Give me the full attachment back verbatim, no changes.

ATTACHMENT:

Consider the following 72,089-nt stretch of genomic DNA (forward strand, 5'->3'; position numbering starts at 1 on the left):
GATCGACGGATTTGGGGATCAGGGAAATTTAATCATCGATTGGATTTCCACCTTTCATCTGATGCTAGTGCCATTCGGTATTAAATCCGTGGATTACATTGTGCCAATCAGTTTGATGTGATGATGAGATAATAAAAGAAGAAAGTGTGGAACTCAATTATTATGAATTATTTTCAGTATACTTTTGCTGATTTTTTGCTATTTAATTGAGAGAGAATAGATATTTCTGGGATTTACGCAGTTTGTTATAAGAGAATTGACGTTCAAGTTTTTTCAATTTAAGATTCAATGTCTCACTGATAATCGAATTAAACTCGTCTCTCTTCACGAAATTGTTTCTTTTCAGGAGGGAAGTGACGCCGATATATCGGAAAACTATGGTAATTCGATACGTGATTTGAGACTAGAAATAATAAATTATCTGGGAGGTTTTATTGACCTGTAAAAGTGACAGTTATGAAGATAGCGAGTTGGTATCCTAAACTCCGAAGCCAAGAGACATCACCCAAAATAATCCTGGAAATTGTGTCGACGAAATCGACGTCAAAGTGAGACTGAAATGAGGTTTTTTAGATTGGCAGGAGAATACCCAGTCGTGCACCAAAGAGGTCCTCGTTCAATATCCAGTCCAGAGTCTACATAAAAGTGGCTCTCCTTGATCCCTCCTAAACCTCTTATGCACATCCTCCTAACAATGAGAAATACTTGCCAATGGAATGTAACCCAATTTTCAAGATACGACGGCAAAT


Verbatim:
Consider the following 72,089-nt stretch of genomic DNA (forward strand, 5'->3'; position numbering starts at 1 on the left):
GATCGACGGATTTGGGGATCAGGGAAATTTAATCATCGATTGGATTTCCACCTTTCATCTGATGCTAGTGCCATTCGGTATTAAATCCGTGGATTACATTGTGCCAATCAGTTTGATGTGATGATGAGATAATAAAAGAAGAAAGTGTGGAACTCAATTATTATGAATTATTTTCAGTATACTTTTGCTGATTTTTTGCTATTTAATTGAGAGAGAATAGATATTTCTGGGATTTACGCAGTTTGTTATAAGAGAATTGACGTTCAAGTTTTTTCAATTTAAGATTCAATGTCTCACTGATAATCGAATTAAACTCGTCTCTCTTCACGAAATTGTTTCTTTTCAGGAGGGAAGTGACGCCGATATATCGGAAAACTATGGTAATTCGATACGTGATTTGAGACTAGAAATAATAAATTATCTGGGAGGTTTTATTGACCTGTAAAAGTGACAGTTATGAAGATAGCGAGTTGGTATCCTAAACTCCGAAGCCAAGAGACATCACCCAAAATAATCCTGGAAATTGTGTCGACGAAATCGACGTCAAAGTGAGACTGAAATGAGGTTTTTTAGATTGGCAGGAGAATACCCAGTCGTGCACCAAAGAGGTCCTCGTTCAATATCCAGTCCAGAGTCTACATAAAAGTGGCTCTCCTTGATCCCTCCTAAACCTCTTATGCACATCCTCCTAACAATGAGAAATACTTGCCAATGGAATGTAACCCAATTTTCAAGATACGACGGCAAAT